SAS deployment halves RFDS response times Featured

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Deployment of SAS analytics software is facilitating a dramatic reduction in patient response times by the Royal Flying Doctor Service (RFDS) to remote locations across Australia.

According to Adrian Bennett, the Information and Technology manager at the RFDS Western Operations division, the times to assess a patient’s needs and then reach the remote location have been reduced from five-and-a-half hours down to two-and-a-half hours.

Bennett says SAS has helped break down the process into different stages and look at how all the data points relate to identify where time improvements could be made.

“We were able to look at all the factors that impact on efficiency at each stage and by optimising our crew shift allocations, we were able to reduce tasking time from five-and-a-half hours down to two-and-a-half hours for 90% of priority 2 patients.”  

According to Bennett, faster response times to calls for urgent medical attention could mean all the difference for those in life-threatening circumstances. “Response has to be 24x7 and involves assessing the remote patient’s needs, scheduling doctors, nurses, flight crews, aircraft and other resources, and then tasking the flight itself, often to a destination at great distance.”

In addition to incident response times, Bennett says SAS is being applied generally within RFDS Western Operations.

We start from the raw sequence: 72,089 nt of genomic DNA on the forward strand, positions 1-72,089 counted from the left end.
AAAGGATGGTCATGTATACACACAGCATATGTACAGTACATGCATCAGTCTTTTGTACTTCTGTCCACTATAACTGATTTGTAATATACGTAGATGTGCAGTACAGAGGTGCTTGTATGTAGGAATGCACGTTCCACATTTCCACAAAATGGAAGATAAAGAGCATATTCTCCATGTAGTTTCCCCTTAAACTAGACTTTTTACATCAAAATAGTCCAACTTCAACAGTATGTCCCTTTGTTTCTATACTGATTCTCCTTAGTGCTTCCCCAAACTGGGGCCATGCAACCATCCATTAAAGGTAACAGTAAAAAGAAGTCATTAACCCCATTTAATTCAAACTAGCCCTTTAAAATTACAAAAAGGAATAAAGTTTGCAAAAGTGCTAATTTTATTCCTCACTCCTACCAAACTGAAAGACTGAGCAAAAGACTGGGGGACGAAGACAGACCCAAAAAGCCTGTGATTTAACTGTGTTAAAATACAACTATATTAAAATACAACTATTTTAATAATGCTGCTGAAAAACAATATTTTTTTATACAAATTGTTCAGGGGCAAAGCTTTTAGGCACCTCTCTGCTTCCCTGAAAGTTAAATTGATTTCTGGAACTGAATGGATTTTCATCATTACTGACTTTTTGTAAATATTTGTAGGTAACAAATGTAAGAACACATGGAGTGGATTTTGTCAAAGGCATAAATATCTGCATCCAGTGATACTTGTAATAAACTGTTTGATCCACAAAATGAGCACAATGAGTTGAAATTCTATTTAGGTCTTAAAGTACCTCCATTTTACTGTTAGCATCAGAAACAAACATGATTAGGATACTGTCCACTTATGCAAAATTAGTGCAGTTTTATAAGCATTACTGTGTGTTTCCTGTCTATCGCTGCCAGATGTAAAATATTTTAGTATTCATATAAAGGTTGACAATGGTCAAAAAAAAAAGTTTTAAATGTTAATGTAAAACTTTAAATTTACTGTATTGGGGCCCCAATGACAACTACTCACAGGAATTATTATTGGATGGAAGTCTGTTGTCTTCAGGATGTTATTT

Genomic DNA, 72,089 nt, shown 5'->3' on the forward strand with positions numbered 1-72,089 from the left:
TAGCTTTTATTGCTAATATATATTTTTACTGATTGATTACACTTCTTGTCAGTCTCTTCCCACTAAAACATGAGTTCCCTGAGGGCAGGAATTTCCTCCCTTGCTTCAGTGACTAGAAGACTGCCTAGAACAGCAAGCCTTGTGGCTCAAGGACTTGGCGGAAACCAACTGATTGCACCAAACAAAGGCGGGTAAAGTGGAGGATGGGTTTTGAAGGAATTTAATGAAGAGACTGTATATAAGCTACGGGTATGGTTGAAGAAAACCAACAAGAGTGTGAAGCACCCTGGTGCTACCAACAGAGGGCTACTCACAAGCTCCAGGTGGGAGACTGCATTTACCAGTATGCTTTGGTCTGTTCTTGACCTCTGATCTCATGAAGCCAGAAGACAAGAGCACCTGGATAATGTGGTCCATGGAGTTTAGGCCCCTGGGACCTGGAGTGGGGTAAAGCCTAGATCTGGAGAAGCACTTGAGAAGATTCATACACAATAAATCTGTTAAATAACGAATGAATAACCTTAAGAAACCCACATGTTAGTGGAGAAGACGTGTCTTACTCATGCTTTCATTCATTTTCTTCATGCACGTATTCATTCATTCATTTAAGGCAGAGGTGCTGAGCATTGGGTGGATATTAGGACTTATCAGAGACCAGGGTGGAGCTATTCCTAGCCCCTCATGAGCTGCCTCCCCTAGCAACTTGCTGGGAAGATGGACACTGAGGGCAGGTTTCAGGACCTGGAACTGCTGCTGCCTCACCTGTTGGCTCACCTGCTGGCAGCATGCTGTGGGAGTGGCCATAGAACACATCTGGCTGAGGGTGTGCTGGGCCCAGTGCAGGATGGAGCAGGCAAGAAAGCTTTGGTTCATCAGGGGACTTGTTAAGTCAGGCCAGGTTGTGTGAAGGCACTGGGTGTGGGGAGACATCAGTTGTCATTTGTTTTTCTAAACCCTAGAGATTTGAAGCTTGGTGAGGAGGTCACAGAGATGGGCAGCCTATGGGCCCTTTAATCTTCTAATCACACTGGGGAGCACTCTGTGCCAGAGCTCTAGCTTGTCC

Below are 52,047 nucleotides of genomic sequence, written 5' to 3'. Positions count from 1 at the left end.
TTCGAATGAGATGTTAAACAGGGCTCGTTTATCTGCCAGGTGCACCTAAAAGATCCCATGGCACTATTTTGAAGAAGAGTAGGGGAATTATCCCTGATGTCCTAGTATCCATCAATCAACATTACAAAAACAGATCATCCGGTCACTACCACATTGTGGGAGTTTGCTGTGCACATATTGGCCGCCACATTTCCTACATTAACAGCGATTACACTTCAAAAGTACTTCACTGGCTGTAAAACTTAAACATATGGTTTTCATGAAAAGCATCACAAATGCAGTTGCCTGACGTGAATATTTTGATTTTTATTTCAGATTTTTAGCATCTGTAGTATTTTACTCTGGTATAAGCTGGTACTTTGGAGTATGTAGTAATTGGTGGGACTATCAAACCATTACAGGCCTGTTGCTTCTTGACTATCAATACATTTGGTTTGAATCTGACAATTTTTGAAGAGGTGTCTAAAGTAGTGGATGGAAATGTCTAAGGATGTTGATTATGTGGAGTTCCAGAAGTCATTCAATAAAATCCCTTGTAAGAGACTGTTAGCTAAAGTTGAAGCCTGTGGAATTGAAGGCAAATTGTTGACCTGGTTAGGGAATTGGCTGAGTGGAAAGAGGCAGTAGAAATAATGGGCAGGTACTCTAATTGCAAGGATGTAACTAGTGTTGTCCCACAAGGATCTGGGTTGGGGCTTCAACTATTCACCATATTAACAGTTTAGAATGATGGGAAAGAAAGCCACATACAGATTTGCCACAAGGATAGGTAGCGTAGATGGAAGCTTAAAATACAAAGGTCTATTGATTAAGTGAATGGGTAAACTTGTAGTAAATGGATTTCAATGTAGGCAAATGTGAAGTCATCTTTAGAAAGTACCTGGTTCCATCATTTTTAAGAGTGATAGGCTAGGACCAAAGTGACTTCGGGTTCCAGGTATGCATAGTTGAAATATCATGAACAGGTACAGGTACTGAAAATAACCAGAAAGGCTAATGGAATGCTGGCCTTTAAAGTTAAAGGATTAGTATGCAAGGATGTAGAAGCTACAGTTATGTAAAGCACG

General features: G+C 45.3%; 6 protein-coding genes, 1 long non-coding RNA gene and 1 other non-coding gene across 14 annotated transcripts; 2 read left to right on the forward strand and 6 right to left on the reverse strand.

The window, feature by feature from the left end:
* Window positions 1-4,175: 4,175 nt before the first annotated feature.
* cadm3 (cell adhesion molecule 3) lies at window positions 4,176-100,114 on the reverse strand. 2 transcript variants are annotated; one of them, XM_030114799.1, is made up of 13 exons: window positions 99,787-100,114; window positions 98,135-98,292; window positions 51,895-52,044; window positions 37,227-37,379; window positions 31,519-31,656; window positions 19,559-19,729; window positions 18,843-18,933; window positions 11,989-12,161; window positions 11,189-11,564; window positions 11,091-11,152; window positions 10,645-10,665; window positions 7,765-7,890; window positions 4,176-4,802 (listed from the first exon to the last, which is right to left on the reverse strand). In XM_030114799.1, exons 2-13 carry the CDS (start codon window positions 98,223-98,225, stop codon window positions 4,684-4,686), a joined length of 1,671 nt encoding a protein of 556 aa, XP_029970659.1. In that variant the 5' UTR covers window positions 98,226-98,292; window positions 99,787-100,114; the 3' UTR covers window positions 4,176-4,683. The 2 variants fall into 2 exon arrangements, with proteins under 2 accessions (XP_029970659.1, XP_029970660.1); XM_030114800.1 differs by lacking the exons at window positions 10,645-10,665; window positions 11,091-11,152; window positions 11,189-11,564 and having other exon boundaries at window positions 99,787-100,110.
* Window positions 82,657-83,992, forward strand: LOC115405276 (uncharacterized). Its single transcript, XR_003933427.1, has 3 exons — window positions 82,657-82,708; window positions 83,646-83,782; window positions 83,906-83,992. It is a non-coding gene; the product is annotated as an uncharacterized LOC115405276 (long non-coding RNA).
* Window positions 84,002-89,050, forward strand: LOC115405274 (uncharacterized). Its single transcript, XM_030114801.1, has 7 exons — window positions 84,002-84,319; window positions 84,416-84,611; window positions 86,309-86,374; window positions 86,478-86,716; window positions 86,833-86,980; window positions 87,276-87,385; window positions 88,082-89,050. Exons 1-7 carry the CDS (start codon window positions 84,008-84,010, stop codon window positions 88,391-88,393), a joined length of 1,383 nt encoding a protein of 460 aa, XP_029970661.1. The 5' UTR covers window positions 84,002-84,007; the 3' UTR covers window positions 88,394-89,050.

“SAS has allowed us to gain a better understanding of our data. It enables us to make more evidence-based decisions on major questions such as where our investment is needed most for different types of equipment, the time and frequency patterns of incidents, and the changing demographics of our patients.”

David Bowie, Managing Director of SAS Australia and New Zealand, said, “What RFDS has been able to achieve with their small team is inspiring, and I’m proud that SAS been a contributor in helping them improve healthcare and emergency services for Australians in remote locations.”

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Peter Dinham

 

Peter Dinham is a co-founder of iTWire and a 35-year veteran journalist and corporate communications consultant. He has worked as a journalist in all forms of media – newspapers/magazines, radio, television, press agency and now, online – including with the Canberra Times, The Examiner (Tasmania), the ABC and AAP-Reuters. As a freelance journalist he also had articles published in Australian and overseas magazines. He worked in the corporate communications/public relations sector, in-house with an airline, and as a senior executive in Australia of the world’s largest communications consultancy, Burson-Marsteller. He also ran his own communications consultancy and was a co-founder in Australia of the global photographic agency, the Image Bank (now Getty Images).

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